Snail Teeth: Everything You Need to Know

Snail Teeth - Snail Eating
© microcosmos/

Written by Brandi Allred

Updated: January 24, 2023

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Snails. They live all over the world, even in the ocean and in freshwater streams, lakes and marshes. They’re known both for their extreme slowness and for the houses (shells) they carry on their backs. Like all gastropods, they have no internal skeleton or bones. But, unlike slugs, which have no shell, they do have their own exoskeleton in the form of a shell. The shell grows with them, and when they’re in danger, they can suck their bodies completely up into it. But have you ever wondered, just what do snails eat, and what kind of teeth do they have?

Here, we’ll take a deep dive into the anatomy of the snail mouth. We’ll learn about their unique teeth, how many they have, and what they use them for. Then, we’ll take a look at what scientists think may be the hardest substance on earth. Finally, we’ll explore whether or not snails can bite humans, if they’re dangerous, and just how carnivorous snails go about hunting and consuming their prey.

Do Snails Have Teeth?

Snail Teeth - Snail Eating

Snail teeth are located on their radula, which is similar to a tongue.

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Yes; snails do in fact have teeth. They may not be the kind of teeth you and I have, but they’re there.

First, snails have jaws that they use to pull food into their mouths. But their teeth aren’t located on the jaws–they’re actually located on the radula, the snail’s version of a tongue. The radula is a large, ribbon like structure that can extend far outside the snail’s mouth. For comparison; if humans had radulas, they would be the size of our faces, and we’d be able to extend them fully outside of our mouths. They would be the texture of the coarsest sandpaper you can imagine, and, they’d be unstoppable.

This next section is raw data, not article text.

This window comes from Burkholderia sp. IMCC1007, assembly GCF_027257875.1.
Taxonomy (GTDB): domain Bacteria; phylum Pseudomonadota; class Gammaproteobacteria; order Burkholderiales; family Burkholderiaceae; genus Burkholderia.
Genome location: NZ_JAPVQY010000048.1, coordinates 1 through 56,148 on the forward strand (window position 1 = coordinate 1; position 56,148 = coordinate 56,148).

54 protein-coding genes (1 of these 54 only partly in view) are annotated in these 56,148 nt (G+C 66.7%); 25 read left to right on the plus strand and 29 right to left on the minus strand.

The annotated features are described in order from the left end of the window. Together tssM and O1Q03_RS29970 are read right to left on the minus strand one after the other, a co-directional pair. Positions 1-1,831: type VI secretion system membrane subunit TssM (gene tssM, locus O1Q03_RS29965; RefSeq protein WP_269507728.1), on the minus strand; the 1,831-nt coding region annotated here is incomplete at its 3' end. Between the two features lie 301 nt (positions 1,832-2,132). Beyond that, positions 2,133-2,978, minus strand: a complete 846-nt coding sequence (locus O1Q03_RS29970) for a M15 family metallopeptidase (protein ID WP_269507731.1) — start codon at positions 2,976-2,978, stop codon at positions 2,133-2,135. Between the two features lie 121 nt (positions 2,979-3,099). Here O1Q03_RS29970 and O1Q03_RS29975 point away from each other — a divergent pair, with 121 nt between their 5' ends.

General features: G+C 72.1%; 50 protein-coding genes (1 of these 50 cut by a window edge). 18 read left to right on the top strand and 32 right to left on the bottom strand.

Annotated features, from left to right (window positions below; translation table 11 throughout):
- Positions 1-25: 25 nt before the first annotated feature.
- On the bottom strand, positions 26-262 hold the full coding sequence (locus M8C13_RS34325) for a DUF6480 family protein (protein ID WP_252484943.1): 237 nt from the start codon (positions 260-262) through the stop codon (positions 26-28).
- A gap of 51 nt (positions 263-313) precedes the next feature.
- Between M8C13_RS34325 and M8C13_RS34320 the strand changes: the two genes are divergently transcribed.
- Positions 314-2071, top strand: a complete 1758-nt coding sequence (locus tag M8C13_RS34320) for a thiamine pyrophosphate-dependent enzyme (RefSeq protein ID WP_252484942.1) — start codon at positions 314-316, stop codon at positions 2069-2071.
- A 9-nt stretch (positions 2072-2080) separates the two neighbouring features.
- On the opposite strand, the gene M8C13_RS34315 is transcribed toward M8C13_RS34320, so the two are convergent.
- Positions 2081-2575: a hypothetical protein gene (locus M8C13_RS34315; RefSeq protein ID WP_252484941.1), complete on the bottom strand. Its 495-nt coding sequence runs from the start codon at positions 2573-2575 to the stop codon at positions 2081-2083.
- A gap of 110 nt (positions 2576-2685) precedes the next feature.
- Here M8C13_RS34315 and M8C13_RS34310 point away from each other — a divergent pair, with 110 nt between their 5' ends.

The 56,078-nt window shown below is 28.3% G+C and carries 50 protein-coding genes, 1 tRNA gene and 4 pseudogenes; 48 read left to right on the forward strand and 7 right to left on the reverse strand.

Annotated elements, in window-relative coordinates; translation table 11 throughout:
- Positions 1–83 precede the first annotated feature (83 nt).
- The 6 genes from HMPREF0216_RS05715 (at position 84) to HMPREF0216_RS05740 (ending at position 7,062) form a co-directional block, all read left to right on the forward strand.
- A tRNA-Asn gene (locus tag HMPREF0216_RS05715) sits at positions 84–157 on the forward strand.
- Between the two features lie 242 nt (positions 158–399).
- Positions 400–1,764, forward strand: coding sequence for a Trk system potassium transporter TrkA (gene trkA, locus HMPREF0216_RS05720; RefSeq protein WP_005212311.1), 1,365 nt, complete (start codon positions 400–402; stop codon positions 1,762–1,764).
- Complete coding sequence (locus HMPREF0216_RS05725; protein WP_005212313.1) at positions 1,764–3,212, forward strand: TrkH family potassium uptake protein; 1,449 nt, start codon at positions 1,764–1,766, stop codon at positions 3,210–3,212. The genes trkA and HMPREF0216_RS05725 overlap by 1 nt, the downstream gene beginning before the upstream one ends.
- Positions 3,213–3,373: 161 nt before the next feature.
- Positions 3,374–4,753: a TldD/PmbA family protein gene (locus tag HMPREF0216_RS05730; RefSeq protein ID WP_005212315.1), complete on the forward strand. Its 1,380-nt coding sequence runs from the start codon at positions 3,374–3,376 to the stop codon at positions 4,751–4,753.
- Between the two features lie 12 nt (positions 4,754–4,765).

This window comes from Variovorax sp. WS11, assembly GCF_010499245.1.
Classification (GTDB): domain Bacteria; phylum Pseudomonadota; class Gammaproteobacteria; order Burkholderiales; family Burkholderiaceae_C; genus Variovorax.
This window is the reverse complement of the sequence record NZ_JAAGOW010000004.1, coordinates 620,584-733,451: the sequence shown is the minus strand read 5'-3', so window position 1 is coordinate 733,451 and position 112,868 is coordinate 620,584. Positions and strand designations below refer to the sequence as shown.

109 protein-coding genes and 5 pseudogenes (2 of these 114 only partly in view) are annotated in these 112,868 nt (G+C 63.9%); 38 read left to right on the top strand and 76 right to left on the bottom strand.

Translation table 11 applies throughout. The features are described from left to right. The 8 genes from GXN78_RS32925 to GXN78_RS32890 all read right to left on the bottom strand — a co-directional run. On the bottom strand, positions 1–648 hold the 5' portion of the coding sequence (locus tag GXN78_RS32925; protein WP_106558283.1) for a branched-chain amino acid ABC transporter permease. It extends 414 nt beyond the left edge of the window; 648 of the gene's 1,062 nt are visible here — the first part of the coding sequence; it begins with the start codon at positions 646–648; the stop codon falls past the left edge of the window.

How Many Teeth Do Snails Have?

The radula houses the snail’s ‘teeth’–all 10-25,000 of them. Snails usually have between 10-15,000 teeth, though some may have up to 25,000. They’re generally organized in rows of about 100 teeth per row, and there may be up to 25 rows. Each ‘tooth’ is a small, conical projection on the radula (think of a shag carpet). They’re rounded and conical towards the center of the radula, and thin, sharp, and hooked towards the edges. Working as one, they act as the world’s toughest sandpaper.

What Do Snails Use Their Teeth For?

Snail Teeth - Snail Eating

Snails have between 10-25,000 teeth on their tongue-like radulas


Snails have extraordinarily varied diets; depending on the species, they can eat everything from plant material, to rotting vegetation and carrion, to live prey like fish and worms. Some snails specialize in things like leaves and algae, and some eat primarily earthworms, while some species, such as marine snails, spend much of their time hunting small fish. 

With such a varied diet, it’s no wonder snails have such incredibly efficient teeth. When they eat vegetation, they use their radula to lick it up into their mouth. With thousands upon thousands of toothlike projections, the radula is extremely raspy–like a cat’s tongue, only much more so. The radula is like coarse sandpaper, and the teeth quickly shred anything they come into contact with.